What makes a scientist? 
       Lab coat? Pipette? Curiosity and Creativity?

A scientist's job is to figure out how the world works, to get "Nature" to reveal her secrets;
and just who are these people in the lab coats and how do they do it?

It turns out that there is a good deal of mystery surrounding the solvers of the unknown.
What it is about the human species that makes them capable of doing science?

The procedures by which human scientists come to scientific conclusions and how they practice the scientific method with its hypotheses, data collection and statistical analysis remains somewhat of a mystery.

Two vital ingredients seem to be necessary to make a scientist:
        1)  curiosity to seek out mysteries and
        2)  creativity to solve them.

Scientists often delve deeper into a basic question showing a passion for knowledge for its own sake. According to one definition, curiosity is a sensitivity to small discrepancies in an otherwise ordered world. Studies have shown that curious people have a mixture of seemingly conflicting desires: they seek novelty and strangeness and yet they also want everything in its proper place. Scientists may be the ultimate "pigeon-holers" for they want to know not only what goes into the hole, but what the hole is itself.




The curious scientist is also the ultimate skeptic for they believe there is an order to the universe, but the scientist is always looking for some unexpected data points that will test the accepted theory. "One day the object will fly up rather than fall to the ground via gravity."

Scientists often have to think outside the box and approach a problem creatively from many different angles. A great imagination and the ability to improvise are important parts of the scientist's arsenal. In the 1963 movie The Prize with Elke Sommer and Paul Newman, who plays the winner of the literature prize and saves Dr. Max Stratman, the famous German-American physicist, played by Edward G. Robinson, when he has a heart attack in his hotel room. Newman quickly improvises by pulling the electric cord from a lamp and applying an electric shock to the physicist, as we might do today with a defibrilator, if one were available. The ability to improvise is a key trait of the scientist, even those who come to Stockholm.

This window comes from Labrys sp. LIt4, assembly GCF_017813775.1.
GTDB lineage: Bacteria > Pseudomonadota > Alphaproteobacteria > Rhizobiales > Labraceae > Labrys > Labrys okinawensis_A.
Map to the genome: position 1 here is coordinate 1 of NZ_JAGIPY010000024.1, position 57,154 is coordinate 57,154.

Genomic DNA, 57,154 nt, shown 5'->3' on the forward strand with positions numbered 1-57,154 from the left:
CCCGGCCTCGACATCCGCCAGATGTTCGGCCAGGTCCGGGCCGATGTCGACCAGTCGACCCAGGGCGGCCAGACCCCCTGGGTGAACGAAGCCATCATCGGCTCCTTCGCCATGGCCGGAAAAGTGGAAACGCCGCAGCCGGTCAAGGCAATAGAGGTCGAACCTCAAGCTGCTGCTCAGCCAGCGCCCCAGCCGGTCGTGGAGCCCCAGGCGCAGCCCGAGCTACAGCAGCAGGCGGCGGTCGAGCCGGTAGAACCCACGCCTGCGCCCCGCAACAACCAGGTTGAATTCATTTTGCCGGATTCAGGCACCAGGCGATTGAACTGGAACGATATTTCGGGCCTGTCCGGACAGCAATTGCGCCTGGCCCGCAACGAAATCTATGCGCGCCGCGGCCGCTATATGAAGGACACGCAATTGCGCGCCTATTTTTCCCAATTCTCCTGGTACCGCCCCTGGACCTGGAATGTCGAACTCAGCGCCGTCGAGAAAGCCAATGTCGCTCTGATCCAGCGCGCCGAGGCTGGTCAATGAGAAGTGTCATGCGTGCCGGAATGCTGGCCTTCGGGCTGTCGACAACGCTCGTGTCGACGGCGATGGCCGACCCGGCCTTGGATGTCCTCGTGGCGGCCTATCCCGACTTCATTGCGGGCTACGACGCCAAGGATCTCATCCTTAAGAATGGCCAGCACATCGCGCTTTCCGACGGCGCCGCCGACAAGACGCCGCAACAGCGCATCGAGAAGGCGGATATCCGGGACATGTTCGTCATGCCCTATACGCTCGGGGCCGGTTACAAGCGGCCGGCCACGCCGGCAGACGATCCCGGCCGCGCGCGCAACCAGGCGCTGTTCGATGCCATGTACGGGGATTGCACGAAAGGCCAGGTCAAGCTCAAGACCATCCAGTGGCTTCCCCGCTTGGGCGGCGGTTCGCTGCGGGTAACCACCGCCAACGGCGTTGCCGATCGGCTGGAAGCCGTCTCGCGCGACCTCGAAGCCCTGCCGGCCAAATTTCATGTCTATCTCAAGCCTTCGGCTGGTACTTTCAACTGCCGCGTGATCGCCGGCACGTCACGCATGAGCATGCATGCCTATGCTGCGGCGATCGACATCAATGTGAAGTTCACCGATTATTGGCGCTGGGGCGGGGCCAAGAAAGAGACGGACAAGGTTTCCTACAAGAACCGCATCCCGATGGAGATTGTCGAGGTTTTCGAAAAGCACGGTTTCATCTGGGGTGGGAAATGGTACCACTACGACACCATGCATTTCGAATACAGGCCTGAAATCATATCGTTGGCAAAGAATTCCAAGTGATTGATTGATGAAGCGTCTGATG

To understand this scientific creativity, some philosophers of science have made an analogy with child development. The idea is that a scientist uses the same strategies for investigating the world as an infant does discovering his/her surroundings for the first time, which makes scientific curiosity part of the  basic 'tool kit' of the scientist. Carl Sagan once said, "Everybody starts out as a scientist. Every child has the scientist's sense of wonder and awe."


paraphrased from an article by Michael Schirber in
Aug 1, 2007








the Scientific Method scientists observe and measure the natural world. From those observational data they infer the empirical laws (theories) that govern physical and biological processes.
Explanations of these phenomena must make testable predictions and be falsifiable. That is, there must be a way to make an observation that could disprove the explanation. Scientists call the overarching explanation a
theory; A major difference between the scientist and the lay person is for the scientist the term theory means truth, while in the everyday parlance of the lay person, it often means somebody's off-the-cuff guess.
The requirement of
falsifiability rules out supernatural explanations; you cannot disprove, for instance, the claim that God scattered fossils throughout rock strata to make it look as if species had evolved over millions of years. God may have done that, but we'll never know and there is no way to disprove it. In that way, faith is fundamentally different from science.
Science must be humble for it recognizes that all findings are tentative (although in many fields the weight of evidence would be pretty tough to overturn, e.g., gravity) and only as good as the next experiment; (One day the object will fly up rather than fall to the ground via gravity). Science labors to distinguish true effects from random chance. Experiments have "
control" groups to make sure that an effect thought to come from, say, taking a new drug does not also show up in people who did not take the drug.
Good science distinguishes correlation from causation. If kids who play violent videogames commit more violence, before you blame the game you'd better be sure that violence-prone kids are not more drawn to violent games than other kids. If so, then violent behavior causes the playing of violent videogames, and not the other way around.